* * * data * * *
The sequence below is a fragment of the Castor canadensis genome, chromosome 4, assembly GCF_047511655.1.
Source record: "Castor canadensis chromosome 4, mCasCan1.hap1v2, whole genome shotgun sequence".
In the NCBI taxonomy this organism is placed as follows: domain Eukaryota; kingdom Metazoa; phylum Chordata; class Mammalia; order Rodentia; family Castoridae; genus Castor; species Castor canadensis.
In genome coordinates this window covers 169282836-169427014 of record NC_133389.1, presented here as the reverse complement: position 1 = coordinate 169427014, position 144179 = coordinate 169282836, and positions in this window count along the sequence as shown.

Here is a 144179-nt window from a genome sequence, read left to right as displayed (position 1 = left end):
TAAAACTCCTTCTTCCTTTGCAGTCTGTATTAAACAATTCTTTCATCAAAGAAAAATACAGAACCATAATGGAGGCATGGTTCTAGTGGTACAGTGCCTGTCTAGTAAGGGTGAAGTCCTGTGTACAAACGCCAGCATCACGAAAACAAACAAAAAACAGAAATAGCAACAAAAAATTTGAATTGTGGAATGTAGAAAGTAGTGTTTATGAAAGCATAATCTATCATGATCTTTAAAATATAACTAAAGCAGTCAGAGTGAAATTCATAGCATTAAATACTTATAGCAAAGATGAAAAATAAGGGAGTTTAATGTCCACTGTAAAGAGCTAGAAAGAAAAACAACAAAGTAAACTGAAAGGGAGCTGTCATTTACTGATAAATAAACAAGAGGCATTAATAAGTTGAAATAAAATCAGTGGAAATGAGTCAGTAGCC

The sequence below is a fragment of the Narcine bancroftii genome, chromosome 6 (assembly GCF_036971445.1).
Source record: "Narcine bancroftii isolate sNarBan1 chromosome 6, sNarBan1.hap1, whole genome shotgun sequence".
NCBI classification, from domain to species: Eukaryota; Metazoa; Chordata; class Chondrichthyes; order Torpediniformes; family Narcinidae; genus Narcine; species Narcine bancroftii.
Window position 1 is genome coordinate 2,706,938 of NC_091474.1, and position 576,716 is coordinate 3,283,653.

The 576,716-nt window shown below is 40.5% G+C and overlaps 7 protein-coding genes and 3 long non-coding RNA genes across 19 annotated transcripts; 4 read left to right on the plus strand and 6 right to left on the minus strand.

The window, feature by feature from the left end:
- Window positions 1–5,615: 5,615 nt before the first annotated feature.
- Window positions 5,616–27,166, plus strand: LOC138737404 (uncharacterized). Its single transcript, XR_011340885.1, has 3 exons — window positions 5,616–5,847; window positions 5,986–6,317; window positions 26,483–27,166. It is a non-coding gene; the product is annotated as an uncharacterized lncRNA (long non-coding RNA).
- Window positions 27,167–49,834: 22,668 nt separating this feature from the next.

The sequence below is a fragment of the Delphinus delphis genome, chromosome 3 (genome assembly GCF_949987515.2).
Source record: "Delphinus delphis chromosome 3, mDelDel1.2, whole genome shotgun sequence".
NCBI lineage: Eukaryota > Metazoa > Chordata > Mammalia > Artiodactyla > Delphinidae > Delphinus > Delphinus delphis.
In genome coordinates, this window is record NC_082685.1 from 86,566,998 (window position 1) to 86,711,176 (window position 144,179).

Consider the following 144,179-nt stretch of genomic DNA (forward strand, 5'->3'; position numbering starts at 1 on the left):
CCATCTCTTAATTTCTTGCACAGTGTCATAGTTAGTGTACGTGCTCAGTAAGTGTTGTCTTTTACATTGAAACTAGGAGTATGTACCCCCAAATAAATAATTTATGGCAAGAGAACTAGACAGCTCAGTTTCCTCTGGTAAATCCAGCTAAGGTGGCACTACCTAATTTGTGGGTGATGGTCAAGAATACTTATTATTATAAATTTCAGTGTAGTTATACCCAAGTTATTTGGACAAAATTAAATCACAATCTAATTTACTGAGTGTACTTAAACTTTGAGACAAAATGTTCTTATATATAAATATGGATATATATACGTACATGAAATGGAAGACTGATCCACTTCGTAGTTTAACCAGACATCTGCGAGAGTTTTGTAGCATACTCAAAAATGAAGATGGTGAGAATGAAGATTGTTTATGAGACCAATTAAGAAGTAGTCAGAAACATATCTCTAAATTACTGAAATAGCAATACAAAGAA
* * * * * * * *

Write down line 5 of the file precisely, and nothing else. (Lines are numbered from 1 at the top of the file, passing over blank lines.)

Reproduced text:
Here is a 144179-nt window from a genome sequence, read left to right as displayed (position 1 = left end):